“BOTAX”

Dave Harbour

Glen Biegel

Lawyer’s oil & gas tax scheme threatens Alaska’s economy

(.PDF of this commentary here: Footnote Version & Clean Version like this w/o footnotes.)

By

Dave Harbour and Glen Biegel

First, let’s get some ‘housekeeping’ out of the way on the proposed oil tax initiative.  Then we’ll explain why all Alaskans should be concerned.

Alaska Lieutenant Governor Kevin Meyer recently certified a voter’s initiative petition application entitled “An Act relating to the oil and gas production tax, tax payments, and tax credits.”  Attorney General Kevin Clarkson refers to this initiative application as “19OGTX”.  The lawyer advocating the initiative prefers to nickname it: the “Fair Tax Act”.  For important reasons we’ll make clear to readers in this opinion piece, we will use a more accurate acronym, “BOTAX” (“Brena’s Oil Tax”).

Meyer’s letter to the BOTAX initiative applicant and major advocate, lawyer Robin Brena, says the proposed initiative uses the required form with a sufficient number of qualified sponsors.  Brena followed the process.

The Department of Law reviewed the application to approve Brena’s voter’s initiative to increase oil taxes.  The Attorney General confirmed that the application (i.e. filed back on August 16) is substantially in the required form, and includes a sufficient number of qualified sponsors, as outlined in AS 15.45.070.  Again, Brena knows Alaska’s process and he followed it.

Should Brena and his allies obtain sufficient statewide signatures supporting the newly approved initiative application, voters could find this major tax act on next fall’s general election ballot.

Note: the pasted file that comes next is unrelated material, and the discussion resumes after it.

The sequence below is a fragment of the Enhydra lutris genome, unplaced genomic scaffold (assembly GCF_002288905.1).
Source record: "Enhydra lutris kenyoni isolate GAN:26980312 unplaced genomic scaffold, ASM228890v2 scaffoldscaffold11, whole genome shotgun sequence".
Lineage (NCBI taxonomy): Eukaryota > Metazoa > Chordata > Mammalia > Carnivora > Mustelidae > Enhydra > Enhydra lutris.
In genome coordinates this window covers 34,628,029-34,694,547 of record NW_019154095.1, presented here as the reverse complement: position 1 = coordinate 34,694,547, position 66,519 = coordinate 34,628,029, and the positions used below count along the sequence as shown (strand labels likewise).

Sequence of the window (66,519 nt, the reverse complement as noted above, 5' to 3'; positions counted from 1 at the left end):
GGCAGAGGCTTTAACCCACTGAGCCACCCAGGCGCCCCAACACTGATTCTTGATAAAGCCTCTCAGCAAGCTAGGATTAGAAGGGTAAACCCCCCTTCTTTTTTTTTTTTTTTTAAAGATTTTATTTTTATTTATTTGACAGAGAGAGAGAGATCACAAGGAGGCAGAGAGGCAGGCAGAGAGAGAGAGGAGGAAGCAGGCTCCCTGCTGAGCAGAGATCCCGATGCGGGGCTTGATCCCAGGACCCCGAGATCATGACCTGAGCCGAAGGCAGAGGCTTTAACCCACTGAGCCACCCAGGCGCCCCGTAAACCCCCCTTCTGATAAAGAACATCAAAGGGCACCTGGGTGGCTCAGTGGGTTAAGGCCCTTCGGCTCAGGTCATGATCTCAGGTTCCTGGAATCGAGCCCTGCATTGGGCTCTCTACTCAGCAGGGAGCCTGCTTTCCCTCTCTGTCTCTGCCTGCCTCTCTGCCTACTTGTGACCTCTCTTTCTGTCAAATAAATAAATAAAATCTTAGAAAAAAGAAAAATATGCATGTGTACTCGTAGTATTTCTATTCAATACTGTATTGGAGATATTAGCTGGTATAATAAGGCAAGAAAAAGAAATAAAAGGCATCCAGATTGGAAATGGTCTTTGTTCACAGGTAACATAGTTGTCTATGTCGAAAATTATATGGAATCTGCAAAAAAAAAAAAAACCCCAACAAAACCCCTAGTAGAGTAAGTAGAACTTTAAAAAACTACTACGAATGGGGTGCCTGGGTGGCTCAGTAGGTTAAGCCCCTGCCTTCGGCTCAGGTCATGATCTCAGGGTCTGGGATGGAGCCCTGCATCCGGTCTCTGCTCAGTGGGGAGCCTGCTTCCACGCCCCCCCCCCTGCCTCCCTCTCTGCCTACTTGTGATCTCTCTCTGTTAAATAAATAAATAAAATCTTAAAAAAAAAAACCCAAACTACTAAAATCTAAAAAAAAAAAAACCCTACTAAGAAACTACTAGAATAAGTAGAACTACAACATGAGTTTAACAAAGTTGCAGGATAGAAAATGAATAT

Attorney General Clarkson’s formal opinion focuses heavily on the filing requirements over the substance of Brena’s petition.  Clarkson did not, therefore, oppose certification of Brena’s application to sponsor a voter’s initiative.  But Clarkson’s 13 page opinion did describe the legal chaos that could arise should voters convert Brena’s BOTAX idea into law.

Clarkson identified many practical and legal flaws in Brena’s proposed BOTAX.  He said, “…the language of the bill is difficult to interpret and raises a number of implementation and constitutional questions (Note: Emphasis added in this and the following paragraph).  The bill does not follow normal drafting conventions and does not clearly identify what statutes it is seeking to amend or create, while also stating that the new laws would go into effect ‘notwithstanding’ any existing laws to the contrary.”

“… It is also likely to lead to litigation”, he stated, “over the meaning of various provisions and questions of equal protection, due process and the delegation of authority to Department of Revenue.”

Brena’s questionable craftsmanship seems certain to invite legal turmoil and lawsuits.  We believe that citizens should not get within 10 feet of anyone standing in front of a grocery store with a clipboard, asking for our signature.  If passed, we believe BOTAX would ultimately benefit lawyers and anti-development causes but hurt citizens, just like “ACES” (i.e. Alaska’s Clear and Equitable Share was Governor Sarah Palin’s, now repealed and revised, progressive production tax that replaced Alaska’s more predictable 15% severance tax).

As Clarkson concludes, “….However, none of these issues amount to legal grounds to deny certification of the initiative.  Instead, these are mainly post-enactment concerns.

In our opinion, “post-enactment concerns” are frightening and will likely include:

  • A big, new, faulty tax is sure to sour Alaska’s relationship with our oil partners
  • We’ll experience a new era of lawsuits, project delays and unemployment.
  • Company investors will look elsewhere to invest and create jobs
  • As with ACES, we’ll end up with less oil in the pipeline
  • Since oil development provides the lion’s share of state tax revenue, we will see less long-term revenue to the state
  • Alaska’s economy – at least 1/3 dependent on oil – will struggle even harder to recover from recent years of high “ACES” oil taxes and low oil prices